March 02, 2015
Sadie and I pull into a parking space near the massage parlor but not directly in front of it. A small sign proclaiming “Foot massages" hangs in the window. Next to the sign is a picture of a foot with all its parts labeled in Chinese.
We prayed just before we left her house, ten minutes ago. We pray again now. “Father, go ahead of us. You know all about the women working in this place. You love them. Please let Your love shine through us." We take a gift bag from the backseat and go into the parlor. A woman stands behind the counter. “Massage?" she asks.
We tell her, no, we're from a church nearby and we're here with a gift for her. We just want to say hello.
The gift rattles her, and she looks around for something to offer us. “Water bottles?" She holds out one to each of us.
Sadie and I were told during our training to expect this, and we accept them, tell her thank you, and then leave.
When we are back in the car, we pray once more, thanking the Lord we were able to talk to a woman, to place the gift directly in her hands. We ask that the Bible verse—printed in Chinese—along with the candies and small treats inside the bag would be a testimony to His goodness, and we pray that the woman will be intrigued by the New Name business card and seek out more information.
New Name is a local ministry that partners with area churches to reach out and walk alongside women in sex trafficking and adult entertainment industries. It does this in two ways: 1) Outreach-pairs of women visit local adult entertainment venues with a gift bag containing a card with Scripture, candies, lotions, etc.; 2) Call Centers-women volunteers at churches make calls to women advertised online for prostitution, offering prayer and resources.
Since New Name was started in 2009 by Rez member Heather Anderson, it has expanded exponentially under its current leader, Anne, who attends another local church. Men and women at Resurrection have led weekly prayer times for New Name, donated generously to gift bags, and volunteered for outreach at various times since then. Due to the increasing numbers of volunteers from multiple churches, Anne encouraged local churches to start their own New Name chapters and thereby reach more venues. Currenly 12 chapters of New Name are based in local churches, each overseeing regular outreach, prayer, and gift bags for different venues.
Resurrection has not had its own New Name chapter—until now.
Resurrection attender Sadie Singer contacted Anne a couple months ago about joining New Name as a volunteer. A couple weeks later, I did the same. Sadie and I had never met, but Anne knew we both go to Rez, and she connected us. We both received New Name training and Anne helped us create an outreach route. She suspects all the businesses on our route are involved in sex and/or labor exploitation. We have visited each spa on our route twice now. On our second visit, we learned the names of two of the women, and one of them gave each of us a hug. All of them remembered us from our first visit. We will continue to visit these women every two weeks in the hope that we will be a visible sign of God's love for them. We have also planned our first Call Center night to phone women advertised for prostitution.
We want our New Name chapter to grow. If you are a Resurrection woman and this issue tugs at your heart, please contact Jen Underwood to find out ways you can be involved.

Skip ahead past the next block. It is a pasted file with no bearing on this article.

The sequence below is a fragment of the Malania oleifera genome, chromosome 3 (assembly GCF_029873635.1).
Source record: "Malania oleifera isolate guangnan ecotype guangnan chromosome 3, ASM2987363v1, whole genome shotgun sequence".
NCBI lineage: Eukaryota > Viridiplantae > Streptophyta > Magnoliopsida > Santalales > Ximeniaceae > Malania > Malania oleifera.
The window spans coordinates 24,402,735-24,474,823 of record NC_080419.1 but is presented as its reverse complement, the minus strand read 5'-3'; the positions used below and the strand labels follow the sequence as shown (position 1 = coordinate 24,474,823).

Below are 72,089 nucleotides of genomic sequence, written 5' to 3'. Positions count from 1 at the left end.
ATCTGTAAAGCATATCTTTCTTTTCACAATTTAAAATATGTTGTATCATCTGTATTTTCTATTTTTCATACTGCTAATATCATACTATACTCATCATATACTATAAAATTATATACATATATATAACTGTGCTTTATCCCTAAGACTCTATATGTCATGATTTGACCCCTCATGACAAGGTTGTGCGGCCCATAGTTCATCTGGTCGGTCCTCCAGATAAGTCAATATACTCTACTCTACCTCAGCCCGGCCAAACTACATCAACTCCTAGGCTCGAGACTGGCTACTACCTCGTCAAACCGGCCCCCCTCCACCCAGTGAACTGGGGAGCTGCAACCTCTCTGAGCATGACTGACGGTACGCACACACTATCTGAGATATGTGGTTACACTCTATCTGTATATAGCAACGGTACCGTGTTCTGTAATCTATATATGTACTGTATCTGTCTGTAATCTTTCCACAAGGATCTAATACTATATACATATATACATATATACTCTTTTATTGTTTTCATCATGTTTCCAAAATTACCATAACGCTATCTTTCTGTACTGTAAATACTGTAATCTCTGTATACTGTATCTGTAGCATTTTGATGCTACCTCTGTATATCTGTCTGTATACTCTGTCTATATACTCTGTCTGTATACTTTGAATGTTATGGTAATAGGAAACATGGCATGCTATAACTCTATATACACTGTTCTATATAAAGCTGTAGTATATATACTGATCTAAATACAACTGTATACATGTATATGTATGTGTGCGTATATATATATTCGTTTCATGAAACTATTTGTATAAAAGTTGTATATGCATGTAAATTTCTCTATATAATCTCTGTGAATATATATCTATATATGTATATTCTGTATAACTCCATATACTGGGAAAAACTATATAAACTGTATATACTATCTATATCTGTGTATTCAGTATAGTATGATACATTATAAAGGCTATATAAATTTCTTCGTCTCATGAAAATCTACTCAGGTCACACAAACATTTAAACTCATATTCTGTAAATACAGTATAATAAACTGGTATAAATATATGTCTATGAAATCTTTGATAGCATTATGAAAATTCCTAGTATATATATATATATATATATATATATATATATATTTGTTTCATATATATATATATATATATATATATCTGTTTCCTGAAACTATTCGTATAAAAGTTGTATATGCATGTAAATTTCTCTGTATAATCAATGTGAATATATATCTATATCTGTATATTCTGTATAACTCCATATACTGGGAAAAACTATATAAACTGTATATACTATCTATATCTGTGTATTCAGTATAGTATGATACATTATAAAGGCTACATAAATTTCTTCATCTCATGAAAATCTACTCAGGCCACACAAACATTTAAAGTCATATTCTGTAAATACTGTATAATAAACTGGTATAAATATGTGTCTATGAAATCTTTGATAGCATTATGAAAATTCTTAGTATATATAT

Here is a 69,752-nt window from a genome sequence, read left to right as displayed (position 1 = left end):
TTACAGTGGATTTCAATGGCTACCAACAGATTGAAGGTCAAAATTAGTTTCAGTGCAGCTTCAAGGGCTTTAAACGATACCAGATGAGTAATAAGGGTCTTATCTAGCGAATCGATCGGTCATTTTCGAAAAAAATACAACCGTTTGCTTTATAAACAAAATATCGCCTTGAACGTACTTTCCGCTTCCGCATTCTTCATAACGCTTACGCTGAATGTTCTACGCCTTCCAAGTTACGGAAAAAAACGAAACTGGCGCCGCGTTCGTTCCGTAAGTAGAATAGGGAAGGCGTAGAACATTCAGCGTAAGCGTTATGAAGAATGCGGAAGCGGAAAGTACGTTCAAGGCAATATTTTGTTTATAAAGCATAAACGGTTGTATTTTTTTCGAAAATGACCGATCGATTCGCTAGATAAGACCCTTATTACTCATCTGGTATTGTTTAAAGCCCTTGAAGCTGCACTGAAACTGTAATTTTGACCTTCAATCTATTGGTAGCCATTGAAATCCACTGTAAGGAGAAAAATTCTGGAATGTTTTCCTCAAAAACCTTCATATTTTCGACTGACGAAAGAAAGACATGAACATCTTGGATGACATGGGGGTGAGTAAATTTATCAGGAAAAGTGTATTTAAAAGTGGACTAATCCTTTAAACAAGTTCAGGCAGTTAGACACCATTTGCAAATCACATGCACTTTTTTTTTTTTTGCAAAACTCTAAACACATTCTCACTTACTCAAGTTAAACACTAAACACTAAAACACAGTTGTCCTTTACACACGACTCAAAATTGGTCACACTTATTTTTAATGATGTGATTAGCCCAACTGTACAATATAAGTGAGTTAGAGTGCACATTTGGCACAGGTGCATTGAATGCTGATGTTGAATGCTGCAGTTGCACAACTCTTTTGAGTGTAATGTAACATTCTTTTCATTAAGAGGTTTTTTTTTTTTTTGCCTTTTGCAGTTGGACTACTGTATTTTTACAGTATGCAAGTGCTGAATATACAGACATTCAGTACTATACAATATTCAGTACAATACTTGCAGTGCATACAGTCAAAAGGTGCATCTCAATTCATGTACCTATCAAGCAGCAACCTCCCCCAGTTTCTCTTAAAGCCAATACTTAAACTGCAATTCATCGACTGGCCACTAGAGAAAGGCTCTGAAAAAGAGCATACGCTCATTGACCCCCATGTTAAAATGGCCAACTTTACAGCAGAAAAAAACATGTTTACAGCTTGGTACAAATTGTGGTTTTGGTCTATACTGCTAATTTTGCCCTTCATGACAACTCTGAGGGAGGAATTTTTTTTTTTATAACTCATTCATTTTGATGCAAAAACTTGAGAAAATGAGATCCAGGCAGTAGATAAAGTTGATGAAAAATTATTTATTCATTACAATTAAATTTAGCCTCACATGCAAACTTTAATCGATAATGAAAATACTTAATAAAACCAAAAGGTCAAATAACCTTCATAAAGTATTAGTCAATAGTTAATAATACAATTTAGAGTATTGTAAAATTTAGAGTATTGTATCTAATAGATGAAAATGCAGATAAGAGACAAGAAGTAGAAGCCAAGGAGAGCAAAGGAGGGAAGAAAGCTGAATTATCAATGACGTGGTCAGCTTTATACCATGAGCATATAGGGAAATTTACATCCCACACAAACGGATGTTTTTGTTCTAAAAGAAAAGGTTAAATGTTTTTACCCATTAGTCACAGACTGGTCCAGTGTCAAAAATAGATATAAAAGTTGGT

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November 25, 2014
Communion during my childhood felt like the bridge challenge my brother and I gave ourselves whenever we were on road trips. We’d see a bridge a little ways ahead, breathe fast in-out, in-out, and then, as soon as the car was out over space rather than earth, try to hold our breath till we made it to the other side. Our faces turned pink with the effort; we stared at each other with wide eyes, daring the other to hold on just a little longer; and we sucked in fresh air as soon as we were back on solid ground.
Communion was much the same; on rare and random Sundays the silver towers of tiny crackers and grape-juice-filled cups came near, and I would hold my breath—because I was terrified of taking Communion “in an unworthy manner."
First came the searching for past sins. I began at perhaps a week before and scoured my actions and thoughts up to that present moment. Discover-confess; discover-confess.
Then I held on. My main thought—prayer?—was “Don’t do anything. Please, God, don’t let me commit any new sins. Blank mind, blank mind. Don’t look at anyone.”
I simply had to make it till the two silver trays made their way past and the pastor said, “Do this in remembrance of Me.” Then the wafer was popped in the mouth. Hold it; try to be thankful in this moment—Remember, this is Christ’s sacrifice. A lot of pain went into my forgiveness!—don’t sin, don’t sin. Then came the juice—accompanied by guilt at my enjoyment of its sweet taste.
Finally, the release of breath. The feeling that, if I were to sin at that point or thereafter, it wouldn’t be quite as big a deal.
Communion was not a celebration; it was an ordeal.
Not now—and I am grateful to the children at Rez for their part in this transformation.
I cannot deny it was a shock to my fundamentally-brought-up soul to see tiny children taking the bread and cup my first Sunday at Resurrection. But week after week, as I watched little ones joyfully bounce up to accept the gifts, something began to resonate within me.
This, this, I wanted to shout one week, is the way to accept it! No pride, no self-awareness, in complete weakness, presenting nothing, simply ACCEPTING.
Communion brings me back to the Gospel, again and again. Like the children, I have nothing to offer, nothing to exchange, and I never will. I come forward with a confidence that is based solely in Christ.
I simply accept the Gift.